Saturday, November 18, 2017

Investment News and Commentary from Emerging Markets in Asia - China, India and ASEAN

About discusses business and investment news rising from the geopolitical relations of China and India, and the interactions these two countries have with the rest of emerging Asia.

India and China Developing Cross-Border Trade Links

Dec. 3 – We’ve had a lot of emails about the event we held last week in Beijing and specifically the content about the new air, rail and road links that China and India are currently developing. Here we present some of the data for you in this thread, which includes parts of his debate.

Chris started off by going through a fair amount of China-India trade history, from ancient silk road routes, Roman times to WWII. Part of this was the point made that Chinese-Indian trade has been going on for centuries, and that the slow down over the past 60 years due to war and political problems is now coming to an end, and normality of trade between the two countries is in the ascendancy. To demonstrate this he provided copies of old trade routes.

China to Rome

The Overland Silk Road, with its spurs into India - the Uttarapatha route across Northern India and West China, through Bactria and onto Constantinople, and the Dashinpatha Route, which connected from this and brought goods down to the Western ports of India, and then to Arabia and Africa, thus providing a steady stream of Chinese and Indian products to the Roman Empire 2,000 years ago.

As part of this, samples of 1,500 year old Chinese silk were shown, from sites in Northwest Europe that traveled the Silk Road, in addition to ancient paintings showing Chinese, Indian Buddhist and Muslim traders riding on horseback together.

Old Sea Routes

The Sea Route, showing how the trade of goods extended from China's Han Dynasty through the old spice routes and the Straits of Malacca, around Sri Lanka and Western India, both delivering and collecting cargo, then across the Arabian sea to the Middle East and East Africa. Java, Sumatra, Malaysia and the ancient Khmer, Thai, Lao Viet and Burmese civilizations all grew wealthy from the Sino-Indian and were settled by Indian and Chinese merchants.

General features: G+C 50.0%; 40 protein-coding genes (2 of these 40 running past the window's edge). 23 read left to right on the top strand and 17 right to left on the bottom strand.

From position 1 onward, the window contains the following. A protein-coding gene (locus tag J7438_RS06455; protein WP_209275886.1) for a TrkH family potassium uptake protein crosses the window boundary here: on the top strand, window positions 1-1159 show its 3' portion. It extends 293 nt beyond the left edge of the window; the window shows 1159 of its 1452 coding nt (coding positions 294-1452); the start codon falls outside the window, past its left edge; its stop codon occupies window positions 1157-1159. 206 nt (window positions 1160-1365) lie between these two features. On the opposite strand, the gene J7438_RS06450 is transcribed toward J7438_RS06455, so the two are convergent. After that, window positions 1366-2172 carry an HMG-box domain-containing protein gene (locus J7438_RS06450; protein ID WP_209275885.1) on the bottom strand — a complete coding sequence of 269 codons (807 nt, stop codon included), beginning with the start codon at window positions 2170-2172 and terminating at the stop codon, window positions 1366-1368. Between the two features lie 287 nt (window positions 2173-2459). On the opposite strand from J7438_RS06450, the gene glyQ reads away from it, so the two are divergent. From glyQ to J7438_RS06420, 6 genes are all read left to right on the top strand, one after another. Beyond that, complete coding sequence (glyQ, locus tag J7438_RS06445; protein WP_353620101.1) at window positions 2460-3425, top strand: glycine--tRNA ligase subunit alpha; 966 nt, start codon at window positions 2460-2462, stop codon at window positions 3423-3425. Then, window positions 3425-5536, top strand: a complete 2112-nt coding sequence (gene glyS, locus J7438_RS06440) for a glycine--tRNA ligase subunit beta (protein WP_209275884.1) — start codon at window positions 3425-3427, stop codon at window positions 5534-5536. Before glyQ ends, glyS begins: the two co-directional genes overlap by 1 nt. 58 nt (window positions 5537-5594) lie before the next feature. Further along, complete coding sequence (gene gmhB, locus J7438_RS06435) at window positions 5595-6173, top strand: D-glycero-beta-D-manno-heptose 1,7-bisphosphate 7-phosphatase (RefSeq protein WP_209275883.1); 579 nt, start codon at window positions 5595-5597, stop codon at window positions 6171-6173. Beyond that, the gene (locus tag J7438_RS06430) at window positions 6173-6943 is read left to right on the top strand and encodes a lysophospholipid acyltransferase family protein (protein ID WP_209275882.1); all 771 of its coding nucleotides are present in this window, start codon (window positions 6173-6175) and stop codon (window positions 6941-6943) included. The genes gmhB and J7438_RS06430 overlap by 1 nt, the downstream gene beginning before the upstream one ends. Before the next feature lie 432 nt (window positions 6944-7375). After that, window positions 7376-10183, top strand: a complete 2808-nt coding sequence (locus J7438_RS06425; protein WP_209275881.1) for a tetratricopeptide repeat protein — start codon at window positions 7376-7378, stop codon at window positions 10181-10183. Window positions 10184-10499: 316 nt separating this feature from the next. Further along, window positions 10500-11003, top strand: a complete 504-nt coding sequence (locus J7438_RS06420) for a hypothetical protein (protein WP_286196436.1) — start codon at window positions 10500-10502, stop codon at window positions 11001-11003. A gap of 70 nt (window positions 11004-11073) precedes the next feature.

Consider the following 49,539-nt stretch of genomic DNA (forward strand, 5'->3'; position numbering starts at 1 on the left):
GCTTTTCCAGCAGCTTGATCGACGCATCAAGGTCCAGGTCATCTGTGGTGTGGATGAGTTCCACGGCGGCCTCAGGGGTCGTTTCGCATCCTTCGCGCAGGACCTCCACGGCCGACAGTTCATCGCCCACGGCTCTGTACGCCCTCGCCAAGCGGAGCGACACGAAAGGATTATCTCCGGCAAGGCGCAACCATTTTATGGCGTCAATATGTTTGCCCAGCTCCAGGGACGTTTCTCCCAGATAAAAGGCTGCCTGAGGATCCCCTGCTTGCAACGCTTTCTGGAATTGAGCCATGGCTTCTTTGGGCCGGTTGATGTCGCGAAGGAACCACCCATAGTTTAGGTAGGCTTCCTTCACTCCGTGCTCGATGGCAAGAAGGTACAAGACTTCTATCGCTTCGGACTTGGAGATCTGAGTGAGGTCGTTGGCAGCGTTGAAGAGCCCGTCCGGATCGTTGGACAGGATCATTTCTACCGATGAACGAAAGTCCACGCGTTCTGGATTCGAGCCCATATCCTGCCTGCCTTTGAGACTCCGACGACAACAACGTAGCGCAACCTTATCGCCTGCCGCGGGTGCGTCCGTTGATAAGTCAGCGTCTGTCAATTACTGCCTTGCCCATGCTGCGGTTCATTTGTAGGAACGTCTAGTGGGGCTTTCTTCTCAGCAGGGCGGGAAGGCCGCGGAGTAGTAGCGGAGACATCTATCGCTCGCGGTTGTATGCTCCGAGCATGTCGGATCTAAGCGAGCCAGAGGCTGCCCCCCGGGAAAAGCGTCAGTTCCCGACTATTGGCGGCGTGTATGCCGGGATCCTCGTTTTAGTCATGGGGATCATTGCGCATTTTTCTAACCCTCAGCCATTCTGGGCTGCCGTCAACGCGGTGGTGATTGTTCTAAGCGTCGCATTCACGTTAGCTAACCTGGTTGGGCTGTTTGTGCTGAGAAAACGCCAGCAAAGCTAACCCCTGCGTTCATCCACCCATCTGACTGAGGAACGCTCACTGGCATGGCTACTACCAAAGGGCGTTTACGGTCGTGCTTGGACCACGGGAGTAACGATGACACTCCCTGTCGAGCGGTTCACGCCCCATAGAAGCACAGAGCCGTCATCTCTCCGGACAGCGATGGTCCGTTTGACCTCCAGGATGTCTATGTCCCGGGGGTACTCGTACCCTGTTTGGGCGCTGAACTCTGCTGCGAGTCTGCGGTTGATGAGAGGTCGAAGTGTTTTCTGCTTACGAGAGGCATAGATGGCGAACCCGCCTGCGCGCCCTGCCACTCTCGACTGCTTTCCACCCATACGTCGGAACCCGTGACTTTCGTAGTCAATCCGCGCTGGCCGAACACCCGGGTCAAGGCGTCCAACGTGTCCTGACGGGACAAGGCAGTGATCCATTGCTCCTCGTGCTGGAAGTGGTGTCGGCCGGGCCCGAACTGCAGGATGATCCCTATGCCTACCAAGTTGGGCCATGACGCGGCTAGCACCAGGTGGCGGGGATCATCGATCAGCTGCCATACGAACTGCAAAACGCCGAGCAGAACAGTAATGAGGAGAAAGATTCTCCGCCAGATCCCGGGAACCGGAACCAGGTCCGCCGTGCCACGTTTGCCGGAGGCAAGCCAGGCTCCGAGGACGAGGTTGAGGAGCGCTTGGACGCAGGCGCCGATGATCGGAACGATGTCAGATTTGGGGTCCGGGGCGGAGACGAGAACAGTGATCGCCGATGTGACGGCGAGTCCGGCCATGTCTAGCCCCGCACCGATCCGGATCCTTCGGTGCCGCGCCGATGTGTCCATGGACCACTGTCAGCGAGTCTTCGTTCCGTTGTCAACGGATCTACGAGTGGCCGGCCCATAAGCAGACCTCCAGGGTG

Trade with China also came via Tibet, and Lhasa specifically, which was a wealthy silk road trading city, with it’s borders protected by both the Mongolians and the Chinese at various times. Trade from Lhasa, some of which had originated in modern day Qinghai, Gansu, Sichuan and Yunnan, included tea, silk, animals (especially horses) and many agricultural products. Trade from India – cottons, other medicinal and agricultural products – as well as Buddhism – flowed the other way. So much trade developed that Calcutta began the port of choice for Western China and Tibetan produce to exit to international markets, and the city even today boasts India’s largest Chinatown. The Nathu La Pass, the worlds highest paved road, recently reopened, and although initial trade along this route remains small, two markets, one in Sikkim and one in Yadong County in Tibet have reopened either side of the border. China has announced plans to extend and upgrade the road on the Tibetan side, while India has shown signs of easing restrictions on their side. Meanwhile, direct flights between Dhaka (Bangladesh, east of Kolkata), Kolkata itself, and Kunming in Yunnan Province have just reopened and have been so successful the planes servicing these routes have been upgraded from 50 people to 240 daily.


Map of the Nathu-La Pass, and the proximity of Kolkata and Dhaka to Lhasa. Kunming lies to the east.

Nathu-La Pass

The Nathu-La Pass at the border between India and China.

Other overland routes have been recreated also. In terms of road connections, the famous Stillwell Road, which originally ran from Calcutta via Burma and into Yunnan Province, was a major trading route and a vast hub of Southeast Asian trade until the second world war. This is now being upgraded to an all weather route from both sides and across Myanmar, and assuming political problems within Myanmar can be resolved is highly likely to re-appear as the major road route it once was. If so, goods traveling this route can reach Indian ports from Yunnan in 48 hours instead of the current 10 days.

Stilwell Road


An American convoy along the Stilwell Road during World War II.